Need advice on diversity? Take it from the woman suing you

Need advice on diversity? Take it from the woman suing you | Insurance Business

Need advice on diversity? Take it from the woman suing you

She’s won three Supreme Court cases against carriers, joined the board of directors at her firm, brought over a dozen coverage attorneys to her team all in the past year – and now she has advice for the insurance industry.

“Diversity isn’t just politically correct, it makes more business sense,” Robin Cohen, principal litigator at McKool Smith said. 

“If your adversary is doing that better than you, they have a real edge over you.”

Cohen said that though inappropriate comments and sexism were some of her biggest professional challenges, women on a trial jury will take notice when an insurance company is only represented by men.

Making your workplace sought after by women, who are more likely to have a bachelor’s degree than men according to the Census Bureau, takes a top-down approach according to Cohen.

“The best way to attract a more diverse population is to have women leaders in their organization,” Cohen said.

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“Meaning homegrown women who have actually made it through the ranks… millennial women are doing research and what they’re looking for is role models.”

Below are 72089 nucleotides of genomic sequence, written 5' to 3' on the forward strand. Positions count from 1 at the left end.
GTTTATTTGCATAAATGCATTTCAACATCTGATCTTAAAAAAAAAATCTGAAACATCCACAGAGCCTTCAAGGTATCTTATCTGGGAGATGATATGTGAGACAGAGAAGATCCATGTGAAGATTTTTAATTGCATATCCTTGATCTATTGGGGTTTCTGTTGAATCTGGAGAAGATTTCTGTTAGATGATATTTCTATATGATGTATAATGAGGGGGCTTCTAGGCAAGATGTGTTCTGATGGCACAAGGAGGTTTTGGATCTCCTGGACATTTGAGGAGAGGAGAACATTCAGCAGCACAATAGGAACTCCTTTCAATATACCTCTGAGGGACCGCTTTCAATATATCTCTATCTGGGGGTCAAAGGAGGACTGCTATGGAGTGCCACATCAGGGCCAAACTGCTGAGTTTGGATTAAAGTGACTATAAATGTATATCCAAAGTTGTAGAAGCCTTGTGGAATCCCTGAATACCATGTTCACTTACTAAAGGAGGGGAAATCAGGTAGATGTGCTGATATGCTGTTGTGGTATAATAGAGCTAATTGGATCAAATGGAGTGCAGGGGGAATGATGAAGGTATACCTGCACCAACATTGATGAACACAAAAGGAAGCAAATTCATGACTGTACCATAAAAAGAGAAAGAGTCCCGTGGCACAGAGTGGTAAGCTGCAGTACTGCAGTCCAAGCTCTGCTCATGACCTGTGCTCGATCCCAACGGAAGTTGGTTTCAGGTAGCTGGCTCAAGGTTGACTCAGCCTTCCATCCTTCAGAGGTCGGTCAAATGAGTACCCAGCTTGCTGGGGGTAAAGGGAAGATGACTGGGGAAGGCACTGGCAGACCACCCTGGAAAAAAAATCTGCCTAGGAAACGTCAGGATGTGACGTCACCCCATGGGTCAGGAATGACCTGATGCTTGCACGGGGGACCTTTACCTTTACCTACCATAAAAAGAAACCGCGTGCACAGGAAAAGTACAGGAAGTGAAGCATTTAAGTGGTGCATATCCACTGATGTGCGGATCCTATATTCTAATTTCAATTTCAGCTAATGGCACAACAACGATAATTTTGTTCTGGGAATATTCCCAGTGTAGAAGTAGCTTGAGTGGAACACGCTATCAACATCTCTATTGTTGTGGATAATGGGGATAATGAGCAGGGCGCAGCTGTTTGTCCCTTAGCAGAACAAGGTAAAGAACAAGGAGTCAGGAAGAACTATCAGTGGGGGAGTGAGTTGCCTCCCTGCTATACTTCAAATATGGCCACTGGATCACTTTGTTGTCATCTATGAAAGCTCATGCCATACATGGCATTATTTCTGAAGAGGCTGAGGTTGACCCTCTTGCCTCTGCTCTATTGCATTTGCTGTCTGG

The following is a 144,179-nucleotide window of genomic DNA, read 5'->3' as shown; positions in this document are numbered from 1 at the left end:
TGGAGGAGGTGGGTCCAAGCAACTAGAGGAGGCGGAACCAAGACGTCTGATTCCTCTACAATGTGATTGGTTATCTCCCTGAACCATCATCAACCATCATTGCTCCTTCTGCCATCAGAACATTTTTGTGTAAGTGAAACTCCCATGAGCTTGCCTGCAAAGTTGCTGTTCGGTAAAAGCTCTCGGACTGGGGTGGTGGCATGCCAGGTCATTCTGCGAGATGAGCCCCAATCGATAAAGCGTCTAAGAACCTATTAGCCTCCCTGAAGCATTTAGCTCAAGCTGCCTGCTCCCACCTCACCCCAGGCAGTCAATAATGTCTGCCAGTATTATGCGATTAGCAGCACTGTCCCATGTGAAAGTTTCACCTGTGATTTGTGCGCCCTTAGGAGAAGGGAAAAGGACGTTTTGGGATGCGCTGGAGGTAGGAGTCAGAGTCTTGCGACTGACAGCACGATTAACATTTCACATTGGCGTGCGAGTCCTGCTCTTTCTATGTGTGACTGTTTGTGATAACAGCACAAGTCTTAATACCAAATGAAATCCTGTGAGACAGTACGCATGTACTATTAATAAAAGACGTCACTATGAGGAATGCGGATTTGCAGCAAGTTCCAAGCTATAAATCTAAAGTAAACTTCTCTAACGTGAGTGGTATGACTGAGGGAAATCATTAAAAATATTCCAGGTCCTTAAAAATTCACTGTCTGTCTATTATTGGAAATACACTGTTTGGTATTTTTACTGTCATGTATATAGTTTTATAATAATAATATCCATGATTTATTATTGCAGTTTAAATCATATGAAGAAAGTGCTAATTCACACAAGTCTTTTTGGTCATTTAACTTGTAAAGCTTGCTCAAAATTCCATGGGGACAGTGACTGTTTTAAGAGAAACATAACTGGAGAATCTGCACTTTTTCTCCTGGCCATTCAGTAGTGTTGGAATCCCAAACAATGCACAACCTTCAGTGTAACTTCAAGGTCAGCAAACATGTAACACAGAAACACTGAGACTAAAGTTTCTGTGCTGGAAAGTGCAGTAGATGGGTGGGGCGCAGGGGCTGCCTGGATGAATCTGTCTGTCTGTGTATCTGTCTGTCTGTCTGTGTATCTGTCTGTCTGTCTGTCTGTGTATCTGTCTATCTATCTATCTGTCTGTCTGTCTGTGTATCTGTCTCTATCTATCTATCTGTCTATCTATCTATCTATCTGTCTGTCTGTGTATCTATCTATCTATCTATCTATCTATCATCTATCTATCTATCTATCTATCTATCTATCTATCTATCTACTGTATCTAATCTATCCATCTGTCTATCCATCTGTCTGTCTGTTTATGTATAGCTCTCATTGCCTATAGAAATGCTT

The most recent case Cohen won was against 50 carriers involving the honoring of a multi-million dollar policy in a New Jersey Supreme Court.

She said her strategy was using policyholders’ leverage by litigating in areas where the rulings have broad implications for more than just the insurance companies involved in the case.

Working in New York, the rulings often serve as precedent for other cases as many insurers are based in the state.

“The suit and the litigation is the leverage to get the carriers to the table… when you’re talking about these very large claims the carriers are becoming more and more reticent to pay,” Cohen said.

“They’re trying to hold on to the float for as long as possible - if you don’t get equally aggressive and push the carriers to honor the contracts, you’re going to get nowhere with them.”


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